This is for those people who may read my blog and think that they could never do it, never make that move.

For over eight years Rich and I fell in love with France since our first visit in 2007. But we had a son who was eighteen at the time, and his friend who also lived with us of the same age. When they left home to go to uni in 2011 I suddenly realised why people felt so strange when their kids left home.

We had a beautiful Edwardian house in Herne Bay in Kent in a road that led down to the sea. It was idyllic and I know that most people would ask why we decided to move. The house was big, we realised over the years since the boys left home that we hardly used any of the rooms in it. We felt caught on the hamster wheel, having to work long hours, for people that were frankly at time arseholes, some days getting up at 3.30am so that Rich could go to work as a delivery driver for a building firm for £7.50 an hour! My job, as Head of Patient Experience and then as a Patient Experience Manager for a well known failing NHS Trust was thankless. Dealing with members of the public whose lives had been changed forever and who were understandably distraught to people whose expectations were so high they could not be met; added to that the feeling that once someone had raised concerns it was the responsibility of the PALS or Complaints Department, and not those who had caused the concern in the first place! It quite simply made me ill. To keep our house we had to stay on the hamster wheel, and we started to feel was it really worth it?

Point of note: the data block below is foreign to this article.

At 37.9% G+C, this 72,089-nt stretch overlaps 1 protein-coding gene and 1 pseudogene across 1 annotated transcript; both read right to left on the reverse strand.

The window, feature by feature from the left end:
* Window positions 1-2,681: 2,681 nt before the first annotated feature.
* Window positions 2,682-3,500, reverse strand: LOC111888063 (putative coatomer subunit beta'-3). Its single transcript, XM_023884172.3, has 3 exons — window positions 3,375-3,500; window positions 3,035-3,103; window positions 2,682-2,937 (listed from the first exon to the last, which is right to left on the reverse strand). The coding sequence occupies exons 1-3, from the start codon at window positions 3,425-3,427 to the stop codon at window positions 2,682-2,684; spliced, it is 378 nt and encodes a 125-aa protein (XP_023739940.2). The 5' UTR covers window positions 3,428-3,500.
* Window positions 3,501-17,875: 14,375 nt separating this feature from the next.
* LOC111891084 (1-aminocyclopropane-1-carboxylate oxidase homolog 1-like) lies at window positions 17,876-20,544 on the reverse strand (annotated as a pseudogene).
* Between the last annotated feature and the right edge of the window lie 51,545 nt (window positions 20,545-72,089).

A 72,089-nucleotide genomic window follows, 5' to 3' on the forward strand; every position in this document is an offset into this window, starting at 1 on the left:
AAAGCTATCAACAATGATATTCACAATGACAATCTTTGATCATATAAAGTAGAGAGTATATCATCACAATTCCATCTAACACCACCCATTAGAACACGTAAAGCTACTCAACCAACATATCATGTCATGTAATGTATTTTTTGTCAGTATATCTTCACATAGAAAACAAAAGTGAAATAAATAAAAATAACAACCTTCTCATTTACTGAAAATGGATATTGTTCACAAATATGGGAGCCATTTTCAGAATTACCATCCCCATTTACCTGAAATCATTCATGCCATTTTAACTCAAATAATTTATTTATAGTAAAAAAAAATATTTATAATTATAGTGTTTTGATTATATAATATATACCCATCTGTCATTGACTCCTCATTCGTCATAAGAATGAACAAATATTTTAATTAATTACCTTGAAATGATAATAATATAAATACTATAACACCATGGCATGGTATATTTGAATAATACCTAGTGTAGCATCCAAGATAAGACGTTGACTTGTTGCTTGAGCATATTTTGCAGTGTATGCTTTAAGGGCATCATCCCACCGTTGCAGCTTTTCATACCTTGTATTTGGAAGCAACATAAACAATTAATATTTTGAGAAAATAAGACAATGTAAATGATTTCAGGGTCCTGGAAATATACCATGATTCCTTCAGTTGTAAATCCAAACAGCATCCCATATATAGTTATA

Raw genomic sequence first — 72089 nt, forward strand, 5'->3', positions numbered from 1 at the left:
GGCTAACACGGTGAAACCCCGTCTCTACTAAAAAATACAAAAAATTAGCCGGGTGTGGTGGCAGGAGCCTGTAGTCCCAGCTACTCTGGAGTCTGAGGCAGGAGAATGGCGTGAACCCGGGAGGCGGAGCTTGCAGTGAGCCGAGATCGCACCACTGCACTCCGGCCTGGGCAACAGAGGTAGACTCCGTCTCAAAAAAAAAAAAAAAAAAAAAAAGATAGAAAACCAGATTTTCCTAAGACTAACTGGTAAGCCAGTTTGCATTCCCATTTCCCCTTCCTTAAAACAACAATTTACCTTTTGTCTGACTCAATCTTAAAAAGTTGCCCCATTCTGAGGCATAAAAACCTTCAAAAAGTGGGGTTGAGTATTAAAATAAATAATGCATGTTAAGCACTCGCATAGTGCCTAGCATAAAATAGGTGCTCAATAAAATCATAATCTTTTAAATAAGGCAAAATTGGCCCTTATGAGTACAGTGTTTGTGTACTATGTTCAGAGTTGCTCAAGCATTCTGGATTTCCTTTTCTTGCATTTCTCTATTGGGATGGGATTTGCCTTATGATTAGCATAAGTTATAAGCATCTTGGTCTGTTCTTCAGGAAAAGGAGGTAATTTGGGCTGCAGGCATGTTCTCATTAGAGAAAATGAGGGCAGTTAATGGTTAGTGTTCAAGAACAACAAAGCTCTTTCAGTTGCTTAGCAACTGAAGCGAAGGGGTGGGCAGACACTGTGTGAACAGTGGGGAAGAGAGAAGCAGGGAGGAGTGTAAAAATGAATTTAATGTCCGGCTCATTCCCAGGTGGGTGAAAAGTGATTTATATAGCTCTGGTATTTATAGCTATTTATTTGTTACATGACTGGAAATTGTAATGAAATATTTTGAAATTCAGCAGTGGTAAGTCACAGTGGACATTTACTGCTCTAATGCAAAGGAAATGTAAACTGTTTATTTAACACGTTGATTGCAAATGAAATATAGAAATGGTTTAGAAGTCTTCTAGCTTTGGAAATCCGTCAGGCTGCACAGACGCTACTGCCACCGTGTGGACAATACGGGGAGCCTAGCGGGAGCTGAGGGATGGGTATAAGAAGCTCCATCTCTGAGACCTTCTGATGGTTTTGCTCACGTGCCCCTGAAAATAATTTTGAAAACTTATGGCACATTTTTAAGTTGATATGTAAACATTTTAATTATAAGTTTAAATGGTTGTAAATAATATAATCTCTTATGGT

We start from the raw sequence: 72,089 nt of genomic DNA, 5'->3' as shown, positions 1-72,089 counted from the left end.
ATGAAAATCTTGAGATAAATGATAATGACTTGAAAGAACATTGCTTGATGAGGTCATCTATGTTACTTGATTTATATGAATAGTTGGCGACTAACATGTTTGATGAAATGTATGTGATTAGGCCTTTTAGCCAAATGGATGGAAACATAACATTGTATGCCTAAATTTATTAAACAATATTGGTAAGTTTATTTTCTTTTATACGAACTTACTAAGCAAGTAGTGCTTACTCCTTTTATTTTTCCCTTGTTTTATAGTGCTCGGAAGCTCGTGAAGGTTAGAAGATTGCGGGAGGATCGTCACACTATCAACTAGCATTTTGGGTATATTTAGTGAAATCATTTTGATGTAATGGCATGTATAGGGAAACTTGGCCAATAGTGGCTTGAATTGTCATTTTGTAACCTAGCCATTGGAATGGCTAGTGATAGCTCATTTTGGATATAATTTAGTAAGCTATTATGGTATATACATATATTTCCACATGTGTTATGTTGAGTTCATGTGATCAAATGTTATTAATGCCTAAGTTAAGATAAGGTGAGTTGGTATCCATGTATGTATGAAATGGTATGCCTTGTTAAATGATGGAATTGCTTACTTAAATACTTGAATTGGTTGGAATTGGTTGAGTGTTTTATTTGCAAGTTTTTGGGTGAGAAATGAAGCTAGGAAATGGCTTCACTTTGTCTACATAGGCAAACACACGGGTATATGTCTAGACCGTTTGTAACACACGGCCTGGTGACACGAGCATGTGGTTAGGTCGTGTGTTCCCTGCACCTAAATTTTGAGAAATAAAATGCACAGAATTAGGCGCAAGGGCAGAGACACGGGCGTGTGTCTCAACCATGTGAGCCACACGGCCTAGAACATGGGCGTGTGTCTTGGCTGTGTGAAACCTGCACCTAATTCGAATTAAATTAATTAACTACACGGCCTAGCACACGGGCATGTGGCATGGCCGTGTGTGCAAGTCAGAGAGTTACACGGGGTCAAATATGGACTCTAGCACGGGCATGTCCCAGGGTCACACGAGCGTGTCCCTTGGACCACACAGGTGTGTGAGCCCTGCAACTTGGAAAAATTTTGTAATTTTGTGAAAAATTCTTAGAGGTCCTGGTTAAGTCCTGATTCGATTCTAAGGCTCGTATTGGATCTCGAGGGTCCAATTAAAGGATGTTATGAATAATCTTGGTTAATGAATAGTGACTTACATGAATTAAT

We knew that life in rural France was vastly different, simpler. No we would not have lots of money, but we would not need it! We needed a simpler life, a change of pace., but at the same time we also needed a challenge.

It was not easy. I loved my house, and I was truly lucky to have lived in it. After the offer had been agreed last November I found myself often with eyes full of tears, stroking the walls, not believing that I was giving her up.

continually reminding myself that it would be the “last trip to Canterbury”, the “last walk along the beach.” Leaving our neighbours was hard as they were, and still are, our very close friends.

But all I can say to people is  do you want to continue to live the life you are living? Are you happy? Do you want to be where you are in ten years time? For us Herne Bay had a large number of elderly residents (although new families were moving in and it was changing) whose houses were falling down around them, and we knew that we did not want to stay and “wait for God.” There was a big world out there and we wanted to make that change, live our life and see where life took us.

I am a true believer that life will show you the way. I hope that you will enjoy our journey, warts and all.

Moisy